Mutated Arguments: Many of the Potential Problems Associated with GM Organisms Aren't New and Are Equally Likely to Arise in Crops Bred Using Conventional Methods

Article excerpt

It seemed an ingenious solution to an age-old problem: genetically modify a staple food of developing nations and protect millions from malnutrition. But the story of GM soya has acquired almost mythical status as an example of what happens when scientists tinker with nature.

The idea of creating new crops with improved nutritional value attracted the interest of scientists soon after the first GM crop--a variety of tobacco--was created in 1983. One idea was to insert into the DNA of soya, a staple crop of developing nations, the gene for a brazil nut protein that's rich in amino acids. Alarm bells immediately rang among scientists over the risk from lethal allergic reactions linked to nut proteins, and the idea was dropped. Ten years later, the US biotechnology company Pioneer Hi-Bred resurrected the soya-nut hybrid idea, but tests confirmed the allergy risk among humans. Despite the product being designed as a potential source of poultry feed, Pioneer abandoned the project.

For opponents of GM technology, the allergenic soya bean story highlights the risks that GM hybrids pose to human health. Yet others point out that allergies are a potential risk with any crop--including those bred by conventional methods. The big difference with GM, they argue, is that by altering just a few genes, the risk is easier to assess, while the tighter regulatory control is more likely to spot unexpected side-effects. "There's much concern about allergenicity with kiwi fruit and sesame, both of which were conventionally bred," says Professor Peter Shewry of Rothamsted Research, the leading independent UK crop-research institute. "If anything, the brazil nut story shows how good the regulatory control of GM is."

In fact, the lack of such control over conventionally bred crops has led to just the sort of horror stories usually linked to GM crops. In the early 1970s, a new variety of potato called Lenape was already on the market when tests revealed it contained dangerous levels of toxins called glycoalkaloids. In the 1990s, a naturally bred variety of celery was found to contain very high levels of cancer-causing psoralens and triggered severe dermatitis in some farmers.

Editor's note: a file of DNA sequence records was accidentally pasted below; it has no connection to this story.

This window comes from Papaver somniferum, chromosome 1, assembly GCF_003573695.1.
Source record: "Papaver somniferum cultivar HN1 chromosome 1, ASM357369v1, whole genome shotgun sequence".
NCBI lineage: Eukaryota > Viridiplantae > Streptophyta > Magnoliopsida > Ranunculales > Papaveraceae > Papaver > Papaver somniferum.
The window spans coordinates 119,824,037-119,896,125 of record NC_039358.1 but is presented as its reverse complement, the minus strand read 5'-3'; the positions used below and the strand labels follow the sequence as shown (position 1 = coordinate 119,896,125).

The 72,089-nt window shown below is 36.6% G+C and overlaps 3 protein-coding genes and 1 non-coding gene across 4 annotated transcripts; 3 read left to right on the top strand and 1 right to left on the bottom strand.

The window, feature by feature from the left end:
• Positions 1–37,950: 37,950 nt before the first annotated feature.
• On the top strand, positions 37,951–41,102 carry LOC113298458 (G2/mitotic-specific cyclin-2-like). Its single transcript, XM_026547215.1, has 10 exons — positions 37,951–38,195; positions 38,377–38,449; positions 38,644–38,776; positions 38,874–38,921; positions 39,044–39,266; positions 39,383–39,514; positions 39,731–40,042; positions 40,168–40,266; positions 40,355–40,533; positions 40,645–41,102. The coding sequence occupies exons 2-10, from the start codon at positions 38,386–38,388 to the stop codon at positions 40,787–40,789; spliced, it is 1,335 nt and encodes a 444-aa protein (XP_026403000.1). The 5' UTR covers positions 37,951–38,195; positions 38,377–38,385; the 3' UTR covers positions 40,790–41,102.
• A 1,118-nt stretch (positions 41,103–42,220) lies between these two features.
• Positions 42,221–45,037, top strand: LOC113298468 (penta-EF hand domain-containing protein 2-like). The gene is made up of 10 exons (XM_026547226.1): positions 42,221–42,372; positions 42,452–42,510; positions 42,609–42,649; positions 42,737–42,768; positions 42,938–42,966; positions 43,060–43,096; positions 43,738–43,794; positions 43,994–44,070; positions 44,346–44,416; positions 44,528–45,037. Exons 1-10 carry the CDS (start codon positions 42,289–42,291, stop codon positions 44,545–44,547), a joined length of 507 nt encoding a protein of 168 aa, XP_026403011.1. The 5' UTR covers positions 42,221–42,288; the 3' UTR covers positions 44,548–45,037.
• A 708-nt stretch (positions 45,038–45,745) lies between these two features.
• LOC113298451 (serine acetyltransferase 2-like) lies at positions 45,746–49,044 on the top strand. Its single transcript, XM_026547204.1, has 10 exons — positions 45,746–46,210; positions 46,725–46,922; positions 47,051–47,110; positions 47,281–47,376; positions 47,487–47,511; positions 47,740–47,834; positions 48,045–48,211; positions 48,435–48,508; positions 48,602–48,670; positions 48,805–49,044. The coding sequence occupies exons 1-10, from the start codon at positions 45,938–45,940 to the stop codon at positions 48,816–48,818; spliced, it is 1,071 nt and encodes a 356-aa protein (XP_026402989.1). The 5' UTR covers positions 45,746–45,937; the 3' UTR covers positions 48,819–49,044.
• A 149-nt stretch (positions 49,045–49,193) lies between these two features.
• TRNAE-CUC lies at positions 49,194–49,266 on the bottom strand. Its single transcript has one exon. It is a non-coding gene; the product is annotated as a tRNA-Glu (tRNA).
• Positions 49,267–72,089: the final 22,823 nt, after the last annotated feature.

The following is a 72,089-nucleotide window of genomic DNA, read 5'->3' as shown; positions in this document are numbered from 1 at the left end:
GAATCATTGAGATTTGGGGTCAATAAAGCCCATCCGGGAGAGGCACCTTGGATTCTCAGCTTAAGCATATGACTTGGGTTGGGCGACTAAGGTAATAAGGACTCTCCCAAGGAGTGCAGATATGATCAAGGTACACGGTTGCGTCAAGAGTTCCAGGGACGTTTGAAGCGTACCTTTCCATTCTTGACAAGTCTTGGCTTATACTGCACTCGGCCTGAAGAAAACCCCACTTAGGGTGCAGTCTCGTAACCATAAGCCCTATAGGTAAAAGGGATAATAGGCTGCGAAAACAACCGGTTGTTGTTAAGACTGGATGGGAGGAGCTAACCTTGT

There is, however, one potential health risk that is specific to GM crops, and it centres on the 'marker genes' used by researchers to identify which plant cells have been successfully modified. Such genes remain in the plant and are often modified antibiotic-resistance genes. These raise the spectre of the same resistance spreading from plants to bacteria, making infections more difficult to treat. While experts on both sides of the GM debate accept that there is a potential health risk, they also agree there is no evidence of it manifesting itself. The debate now looks set to become irrelevant in any case, as GM companies bring in new markers.

For many, the biggest concern about GM crops centres on the risk of genes escaping from fields, adulterating organic crops or creating 'superweeds' that possess the same resistance to herbicides as the GM crops.

Such concerns have been heightened by studies demonstrating that GM pollen can travel many kilometres from fields, and by an incident in Alberta, Canada, in 2000. …


An unknown error has occurred. Please click the button below to reload the page. If the problem persists, please try again in a little while.